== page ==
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Tax Deduction for Traditional Individual Retirement Accounts

Contributing savings to a Traditional IRA can result in a tax deduction

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You can reduce your taxable income by contributing money to a traditional individual retirement account (IRA). Contributions to IRAs can be made as late as the first due date of a tax return and can be considered retroactive to the previous tax year.

 

Limits for the IRA Deduction

Your can contribute to a traditional IRA or Roth IRA or both. Your total contributions to either plan cannot exceed the lesser of your earned income for the year, or the annual maximum amount.

 

For the year 2014, the dollar limits for IRA contributions are:

  • $5,500 if you are age 49 or younger,
  • $6,500 if you are age 50 or older

For the year 2013, the dollar limits for IRA contributions are:

  • $5,500 if you are age 49 or younger,
  • $6,500 if you are age 50 or older
For tax years 2008, 2009, 2010, 2011, and 2012 the dollar limits for IRA contributions were:
  • $5,000 if you are age 49 or younger,
  • $6,000 if you are age 50 or older

Persons age 50 or older are permitted to contribute an additional $1,000 catch-up contribution.

The Earned Income Requirement for IRAs

To be eligible to fund an IRA for a particular year, you will need to have earned income. For IRA purposes only, earned income consists of wages (reported on a W-2), self-employment income from a business or farm, and alimony. You also must be under age 70.5 years old to contribute to a traditional IRA. (Roth IRAs, by contrast, have no age restrictions.) The IRS explains:
"To contribute to a traditional IRA, you must be under age 70 1/2 at the end of the tax year and you, or your spouse if you file a joint return, must have taxable compensation, such as wages, salaries, commissions, tips, bonuses, or net income from self–employment. In addition, taxable alimony and separate maintenance payments received by an individual are treated as compensation for IRA purposes."
Source: IRS Tax Topic 451, Individual Retirement Accounts

 

Deadlines

You can contribute funds to your traditional or Roth IRA at any time during the calendar year, and you can make contributions to an IRA by the first deadline for your tax return without any extensions. That means you can make a contribution to your IRS for the year 2012 by April 15, 2013.

 

Where to Claim the Tax Deduction

Report your tax deductible IRA contribution directly on Form 1040 or Form 1040A. You don't need to itemize to report this deduction.

 

IRA Deduction Reduced or Eliminated based on Income Phaseouts

Contributions to a traditional IRA might be fully deductible, partially deductible or entirely nondeductible, depending on factors such as your age, total income, marital status, filing status and whether you or your spouse are covered by a retirement plan through your employer.

If you are covered by a retirement plan at work, such as a 401(k) or a 403(b) plan, then your IRA contributions might be fully deductible, partially deductible, or not deductible at all. The answer depends on your income level for the year (as measured by a modified adjusted gross income formula).

For 2014 the phaseout range for deducting an IRA contribution when you are covered by a retirement plan at work are as follows:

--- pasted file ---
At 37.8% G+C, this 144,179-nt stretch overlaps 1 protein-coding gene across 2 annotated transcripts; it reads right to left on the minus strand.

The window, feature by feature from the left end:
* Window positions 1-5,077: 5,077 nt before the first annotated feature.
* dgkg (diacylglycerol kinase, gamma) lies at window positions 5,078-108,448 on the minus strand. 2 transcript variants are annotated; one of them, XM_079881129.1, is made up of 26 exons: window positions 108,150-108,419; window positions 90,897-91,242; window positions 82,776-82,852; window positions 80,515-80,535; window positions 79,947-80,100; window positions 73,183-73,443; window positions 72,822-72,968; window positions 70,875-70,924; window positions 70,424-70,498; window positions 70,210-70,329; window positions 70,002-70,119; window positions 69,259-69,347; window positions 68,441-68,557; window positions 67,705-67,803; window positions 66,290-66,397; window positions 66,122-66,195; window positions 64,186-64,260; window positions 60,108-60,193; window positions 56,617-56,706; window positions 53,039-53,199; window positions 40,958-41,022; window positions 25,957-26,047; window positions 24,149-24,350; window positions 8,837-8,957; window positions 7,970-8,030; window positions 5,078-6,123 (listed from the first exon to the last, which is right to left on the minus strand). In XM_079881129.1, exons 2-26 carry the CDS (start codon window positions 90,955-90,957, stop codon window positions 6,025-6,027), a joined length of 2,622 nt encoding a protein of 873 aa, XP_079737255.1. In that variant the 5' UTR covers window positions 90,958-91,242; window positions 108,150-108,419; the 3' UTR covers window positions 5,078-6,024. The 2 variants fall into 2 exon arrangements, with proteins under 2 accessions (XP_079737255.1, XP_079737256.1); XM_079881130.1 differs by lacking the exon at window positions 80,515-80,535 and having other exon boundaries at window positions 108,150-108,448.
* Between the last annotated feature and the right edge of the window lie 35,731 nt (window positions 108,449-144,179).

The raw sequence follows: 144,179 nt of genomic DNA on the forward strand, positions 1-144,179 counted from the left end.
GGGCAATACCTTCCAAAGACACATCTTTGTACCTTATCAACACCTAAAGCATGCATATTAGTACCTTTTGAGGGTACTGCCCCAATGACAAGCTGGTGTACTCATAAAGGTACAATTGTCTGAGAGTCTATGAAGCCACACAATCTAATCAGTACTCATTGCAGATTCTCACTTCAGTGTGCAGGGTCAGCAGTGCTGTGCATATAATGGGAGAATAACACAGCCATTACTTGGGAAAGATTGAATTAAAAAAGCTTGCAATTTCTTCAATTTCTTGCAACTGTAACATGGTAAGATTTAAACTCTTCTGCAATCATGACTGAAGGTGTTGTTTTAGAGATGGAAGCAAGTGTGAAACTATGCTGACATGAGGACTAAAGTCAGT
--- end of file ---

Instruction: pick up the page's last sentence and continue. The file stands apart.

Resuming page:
• For single filers: $60,000 to $70,000
  • For head of household filers: $60,000 to $70,000
  • For married couples filing jointly and the spouse who makes the IRA contribution is covered by a workplace retirement plan: $96,000 to $116,000
  • For married couples filing jointly and the spouse who makes the IRA contribution is not covered by a workplace retirement plan and is married to someone who is covered: $181,000 to $191,000.
  • For married couples filing separately: $0 to $10,000

For 2013 the phaseout range for deducting an IRA contribution when you are covered by a retirement plan at work are as follows:

  • For single filers: $59,000 to $69,000
  • For head of household filers: $59,000 to $69,000
  • For married couples filing jointly and the spouse who makes the IRA contribution is covered by a workplace retirement plan: $95,000 to $115,000.
  • For married couples filing jointly and the spouse who makes the IRA contribution is not covered by a workplace retirement plan and is married to someone who is covered: $178,000 and $188,000
  • For married couples filing separately: $0 to $10,000

For 2012 the phaseout range for deducting an IRA contribution when you are covered by a retirement plan at work were as follows:

  • For single filers: $58,000 to $68,000
  • For head of household filers: $58,000 to $68,000
  • For married couples filing jointly and the spouse who makes the IRA contribution is covered by a workplace retirement plan: $92,000 to $112,000.
  • For married couples filing jointly and the spouse who makes the IRA contribution is not covered by a workplace retirement plan and is married to someone who is covered: $173,000 to $183,000
  • For married couples filing separately: $0 to $10,000
If your income for the year is below the phaseout limits, your IRA contribution is fully tax-deductible. If your income falls within the phase out range, your IRA contribution will be partially deductible. If your income falls above the phase out range, none of your IRA contribution will be deductible.

Tax Planning Tips

If all your traditional IRA contribution is not deductible, you might want to contribute to a Roth IRA instead. Nondeductible IRAs provide for tax-free distributions of the original contribution and taxable distributions of earnings.

If some of your traditional IRA contribution is not-deductible, consider contributing the deductible portion to a Traditional IRA and the remaining non-deductible portion to a Roth IRA (if eligible).

Additional Information:

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